Thousands of journalists have lost their jobs in recent years, with the biggest blows dealt at the local level. As other businesses recovered after the 2008 financial crisis, they took their digital ad dollars to Facebook and Google instead of publishers’ websites and news pages. Local news organizations still haven’t found their footing.
Now, news organizations, as all industries, face a new economic threat. But this time, local publishers are without the last leg they had to stand on in advertising dollars from local businesses now forced close to stop the spread of coronavirus.
Gannett, among the largest local newspaper owners in the country, announced today that it would not pay workers making more than $38,000 for one week per month through June; The Tampa Bay Times is reducing its print schedule to two days per week while its newsroom continues to aggressively cover the virus; and alt-weekly owners with publications in multiple cities, like Euclid Media Group, have had to lay off huge chunks of their staff.
“The industry was in a weak financial position before COVID-19,” said News Media Alliance president and CEO David Chavern. And then whole advertising categories—like travel, local restaurants and local theater “completely disappeared,” he added. “This is not advertising that necessarily national publishers get. It’s what still sustains local news publishing.”
This is now the fourth week of the coronavirus squeezing the U.S., and publications at the local level—alt-weeklies and newspapers—are starting to feel it. These are the business models on the front lines of tragedy.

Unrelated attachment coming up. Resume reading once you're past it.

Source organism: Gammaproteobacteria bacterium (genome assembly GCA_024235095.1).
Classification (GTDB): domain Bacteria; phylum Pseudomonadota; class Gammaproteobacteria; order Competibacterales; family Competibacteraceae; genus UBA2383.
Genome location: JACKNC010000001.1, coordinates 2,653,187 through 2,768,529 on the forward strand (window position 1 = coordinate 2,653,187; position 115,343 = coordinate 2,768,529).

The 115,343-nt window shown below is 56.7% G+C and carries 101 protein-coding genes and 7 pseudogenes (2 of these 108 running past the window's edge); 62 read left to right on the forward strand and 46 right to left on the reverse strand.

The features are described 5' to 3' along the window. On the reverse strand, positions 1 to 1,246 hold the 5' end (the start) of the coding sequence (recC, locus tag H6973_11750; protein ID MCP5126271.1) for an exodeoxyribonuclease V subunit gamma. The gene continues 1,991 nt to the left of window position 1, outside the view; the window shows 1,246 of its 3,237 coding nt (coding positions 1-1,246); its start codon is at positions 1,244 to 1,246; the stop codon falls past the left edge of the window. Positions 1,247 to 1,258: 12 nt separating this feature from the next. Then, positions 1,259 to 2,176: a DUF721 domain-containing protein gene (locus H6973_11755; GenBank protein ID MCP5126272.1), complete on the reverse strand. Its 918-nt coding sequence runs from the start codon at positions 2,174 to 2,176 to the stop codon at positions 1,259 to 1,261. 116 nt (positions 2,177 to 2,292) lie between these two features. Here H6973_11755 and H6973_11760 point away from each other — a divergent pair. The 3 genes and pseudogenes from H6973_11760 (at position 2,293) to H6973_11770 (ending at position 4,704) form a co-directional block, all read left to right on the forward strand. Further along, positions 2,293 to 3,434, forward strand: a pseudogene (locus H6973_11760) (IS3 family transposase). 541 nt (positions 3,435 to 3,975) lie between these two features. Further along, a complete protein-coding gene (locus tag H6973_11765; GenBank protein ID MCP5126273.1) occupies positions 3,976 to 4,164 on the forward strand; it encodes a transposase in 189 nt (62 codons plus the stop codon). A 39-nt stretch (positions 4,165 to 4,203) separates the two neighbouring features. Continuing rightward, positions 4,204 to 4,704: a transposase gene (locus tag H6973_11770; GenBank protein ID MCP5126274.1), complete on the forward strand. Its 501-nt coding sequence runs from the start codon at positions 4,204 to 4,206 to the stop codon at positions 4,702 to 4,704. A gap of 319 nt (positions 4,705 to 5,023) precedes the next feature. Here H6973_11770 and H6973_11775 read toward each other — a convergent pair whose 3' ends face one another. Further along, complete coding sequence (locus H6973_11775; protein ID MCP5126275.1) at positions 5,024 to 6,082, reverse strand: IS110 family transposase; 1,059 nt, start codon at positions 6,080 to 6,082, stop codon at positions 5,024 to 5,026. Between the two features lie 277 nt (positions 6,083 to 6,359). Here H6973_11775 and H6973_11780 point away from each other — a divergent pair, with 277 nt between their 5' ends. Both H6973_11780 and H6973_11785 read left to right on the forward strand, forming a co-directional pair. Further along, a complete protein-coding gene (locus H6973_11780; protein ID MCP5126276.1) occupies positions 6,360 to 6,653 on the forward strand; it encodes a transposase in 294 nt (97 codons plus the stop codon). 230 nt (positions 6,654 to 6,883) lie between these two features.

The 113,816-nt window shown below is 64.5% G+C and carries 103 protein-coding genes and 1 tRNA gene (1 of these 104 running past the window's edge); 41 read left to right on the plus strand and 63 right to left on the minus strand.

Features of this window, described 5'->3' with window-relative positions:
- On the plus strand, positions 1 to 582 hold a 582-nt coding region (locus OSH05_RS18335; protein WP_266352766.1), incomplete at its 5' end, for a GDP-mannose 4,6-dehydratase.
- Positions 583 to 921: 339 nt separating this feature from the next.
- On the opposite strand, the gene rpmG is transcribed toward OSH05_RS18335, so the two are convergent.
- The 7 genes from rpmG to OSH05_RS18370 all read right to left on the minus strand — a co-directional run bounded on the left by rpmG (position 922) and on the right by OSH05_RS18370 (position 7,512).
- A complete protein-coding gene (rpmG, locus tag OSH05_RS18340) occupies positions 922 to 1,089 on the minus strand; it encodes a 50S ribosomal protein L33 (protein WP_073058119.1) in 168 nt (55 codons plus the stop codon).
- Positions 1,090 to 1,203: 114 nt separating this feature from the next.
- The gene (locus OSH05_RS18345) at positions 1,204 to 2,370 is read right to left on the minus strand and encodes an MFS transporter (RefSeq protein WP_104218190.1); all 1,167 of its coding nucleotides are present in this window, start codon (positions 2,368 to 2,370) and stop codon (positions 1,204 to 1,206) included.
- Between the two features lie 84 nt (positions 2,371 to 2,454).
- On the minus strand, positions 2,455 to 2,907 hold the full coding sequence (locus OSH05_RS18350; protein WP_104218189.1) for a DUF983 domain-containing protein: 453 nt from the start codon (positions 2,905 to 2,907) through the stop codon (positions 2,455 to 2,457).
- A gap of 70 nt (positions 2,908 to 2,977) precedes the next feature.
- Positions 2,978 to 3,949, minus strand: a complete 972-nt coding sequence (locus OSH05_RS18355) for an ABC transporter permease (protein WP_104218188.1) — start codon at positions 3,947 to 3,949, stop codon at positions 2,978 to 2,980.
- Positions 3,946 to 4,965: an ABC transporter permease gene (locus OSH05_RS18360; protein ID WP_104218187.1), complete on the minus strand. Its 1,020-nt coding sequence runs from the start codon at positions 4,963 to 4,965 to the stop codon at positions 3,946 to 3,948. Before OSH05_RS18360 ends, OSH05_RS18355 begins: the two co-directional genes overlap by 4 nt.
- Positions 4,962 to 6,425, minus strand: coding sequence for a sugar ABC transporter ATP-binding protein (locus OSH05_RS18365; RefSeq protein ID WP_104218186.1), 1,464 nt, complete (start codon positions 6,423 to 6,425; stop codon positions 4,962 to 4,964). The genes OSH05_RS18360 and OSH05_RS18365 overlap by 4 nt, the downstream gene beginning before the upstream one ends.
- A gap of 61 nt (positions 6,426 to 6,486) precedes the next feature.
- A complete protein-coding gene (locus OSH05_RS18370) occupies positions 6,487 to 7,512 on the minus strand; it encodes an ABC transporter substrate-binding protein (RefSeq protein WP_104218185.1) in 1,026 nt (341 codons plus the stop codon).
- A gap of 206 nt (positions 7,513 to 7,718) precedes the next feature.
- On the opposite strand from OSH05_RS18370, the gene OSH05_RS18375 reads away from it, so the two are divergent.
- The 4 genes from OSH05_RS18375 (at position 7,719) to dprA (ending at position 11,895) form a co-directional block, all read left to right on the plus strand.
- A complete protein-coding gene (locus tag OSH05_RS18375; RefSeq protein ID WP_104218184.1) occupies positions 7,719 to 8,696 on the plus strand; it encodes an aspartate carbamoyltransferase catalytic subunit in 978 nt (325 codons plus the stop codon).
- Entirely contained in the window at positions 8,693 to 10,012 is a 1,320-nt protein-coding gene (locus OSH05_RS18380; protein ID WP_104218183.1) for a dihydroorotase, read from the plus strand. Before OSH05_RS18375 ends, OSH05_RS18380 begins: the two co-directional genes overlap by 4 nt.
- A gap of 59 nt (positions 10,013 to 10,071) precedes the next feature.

Overall employment in U.S. newsrooms decreased by about 25% between 2008 and 2018, according to Pew Research. Local newspapers saw the greatest decline in that period with a 47% decrease in jobs.
“Before this public health crisis, most local news organizations were struggling with the massive disruption to their business models resulting from digital transformation. Now, a number of these local news organizations—both legacy ones and digital startups alike—are in even greater peril, with advertising and events revenue plummeting because of the coronavirus crisis,” said Tim Franklin, senior associate dean and professor at Northwestern University’s Medill School of Journalism.
Despite this, some local news organizations like The Seattle Times, The Tampa Bay Times, The Philadelphia Inquirer and The Chicago Tribune are seeing an uptick in digital subscriptions, according to an analysis by the Local News Initiative, an effort to “reinvent the relationship between news organizations and audiences” led by Franklin at the university.
But bumps in digital subscribers, Chavern said, are not making up for the losses in ad revenue, which local publishers are forecasting to decrease by 30% to 50% this quarter.
“We’re going to have to do two things: We need to figure out how to get our way through this COVID-19 crisis, and then we need to relook at how we rebuild a business model for the long term,” he said.
Cleveland Scene, an alt-weekly with news coverage that competes with the Advance Local-owned publication in town, The Plain Dealer, generates 75% of its advertising from places where people gather, like music venues and restaurants.
Ohio’s aggressive move to ban large gatherings cut off the outlet’s advertising pipeline, putting a chokehold on its events business. For example, it was just days away from a brunch tasting with 30 local restaurant partners, selling more than 800 tickets, when the coronavirus swept in. Cleveland Scene had to postpone the event and give refunds to ticket holders, and has stopped printing with its newsroom now down to just three journalists, after its parent company had to (hopefully) temporarily lay off about 70% of staff among its alt-weeklies in five states.